Vaudeville: An American Masters Special
A Prance Into the Past
PBSs Vaudeville: Those Really Were the Days
Tom Shales, The Washington Post -- " 'Frivolity,' says writer John Lahr, 'is the species' refusal to suffer.' He isn't referring to television, the frivolity machine in nearly every American home, but instead to one of its most illustrious predecessors: vaudeville. Live acts in a real theater before a live audience.
Lahr's father, Bert, was a star on vaudeville stages before becoming immortal as the Cowardly Lion in MGMs 'The Wizard of Oz.' But most vaudeville stars went on only to anonymity. Their craft and the rich contribution they made are lovingly celebrated in 'Vaudeville,' an enchanting American Masters special…
Narrator Ben Vereen traces vaudeville from its origins in British music halls, the Yiddish theater and elsewhere. An intelligent script by Greg Palmer, who conceived the project, talks about not only the Eddie Cantors and Burns-and-Allens but also the near greats and the merely goods who were not 'going for art,' as Lahr notes, but 'going for money.'
Some of the zippiest recollections come from saucy June Havoc, the actress once best known for being the sister of stripper Gypsy Rose Lee. Their lives on the vaudeville circuits, and eventually in burlesque, were recounted in the stage, screen and TV versions of 'Gypsy.'
Havoc would make a great guest on a talk show like Charlie Rose's or Tom Snyder's, but the producers of such programs don't want stars from the old days. They want stars from the new days, even if they're the biggest droning bores on Earth. Havoc obviously has a wealth of tales to tell, including one about an act that sounds insanely grotesque: a woman who lets rats run up and down her arms while another rat, on top of her head, was induced to toot into a kazoo.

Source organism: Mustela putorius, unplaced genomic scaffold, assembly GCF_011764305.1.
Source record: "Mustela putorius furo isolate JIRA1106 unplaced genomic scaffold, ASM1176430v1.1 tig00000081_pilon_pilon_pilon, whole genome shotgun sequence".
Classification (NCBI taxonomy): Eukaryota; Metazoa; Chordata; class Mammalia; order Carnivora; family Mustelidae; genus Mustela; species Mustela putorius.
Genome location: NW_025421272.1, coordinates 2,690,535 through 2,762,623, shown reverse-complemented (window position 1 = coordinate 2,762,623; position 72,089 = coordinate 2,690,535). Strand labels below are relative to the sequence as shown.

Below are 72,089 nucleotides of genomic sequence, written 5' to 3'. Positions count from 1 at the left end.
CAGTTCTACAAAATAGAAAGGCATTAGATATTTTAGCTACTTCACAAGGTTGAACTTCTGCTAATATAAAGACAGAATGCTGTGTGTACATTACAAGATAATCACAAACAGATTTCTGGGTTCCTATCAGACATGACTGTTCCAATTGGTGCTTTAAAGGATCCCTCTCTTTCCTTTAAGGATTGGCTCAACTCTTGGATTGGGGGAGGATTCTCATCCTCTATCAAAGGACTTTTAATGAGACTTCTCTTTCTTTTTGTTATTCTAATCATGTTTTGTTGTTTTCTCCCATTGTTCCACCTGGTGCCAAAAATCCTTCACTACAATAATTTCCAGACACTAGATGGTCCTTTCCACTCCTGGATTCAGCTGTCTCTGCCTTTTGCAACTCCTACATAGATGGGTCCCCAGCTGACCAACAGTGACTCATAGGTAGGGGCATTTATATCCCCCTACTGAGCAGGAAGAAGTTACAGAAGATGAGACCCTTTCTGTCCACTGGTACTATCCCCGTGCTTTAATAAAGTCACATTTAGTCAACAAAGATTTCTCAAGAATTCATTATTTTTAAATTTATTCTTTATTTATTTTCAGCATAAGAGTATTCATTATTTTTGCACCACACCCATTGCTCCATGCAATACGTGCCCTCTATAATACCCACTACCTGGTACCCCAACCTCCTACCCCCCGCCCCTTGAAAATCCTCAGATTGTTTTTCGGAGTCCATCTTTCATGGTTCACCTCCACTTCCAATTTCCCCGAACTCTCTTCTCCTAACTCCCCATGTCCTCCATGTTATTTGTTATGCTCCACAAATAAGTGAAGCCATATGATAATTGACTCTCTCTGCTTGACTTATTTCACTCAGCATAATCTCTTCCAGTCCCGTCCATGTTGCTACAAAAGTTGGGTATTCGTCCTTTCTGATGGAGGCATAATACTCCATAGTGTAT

In priceless clips, they pass in review again: acrobats, contortionists, dancers, comics, jugglers, hillbilly bands and the unlikely likes of Trixie Friganza, a hefty gal who almost beat her bass fiddle to death…
There's many a sad side to this happy story. Black performers could appear on the same stages as white acts in some states, but in many of the same states they had to sit in segregated balconies or were banned from the audience altogether. The old minstrel tradition of 'corking up,' or blackening ones face, extended even to artists who really were black…
All this lore and reminiscence - of the bad as well as the beautiful - makes 'Vaudeville'" a heartbreaking as well as heartwarming two hours. This, one can plainly see, is the show business that Irving Berlin said there was no business like. How right he was."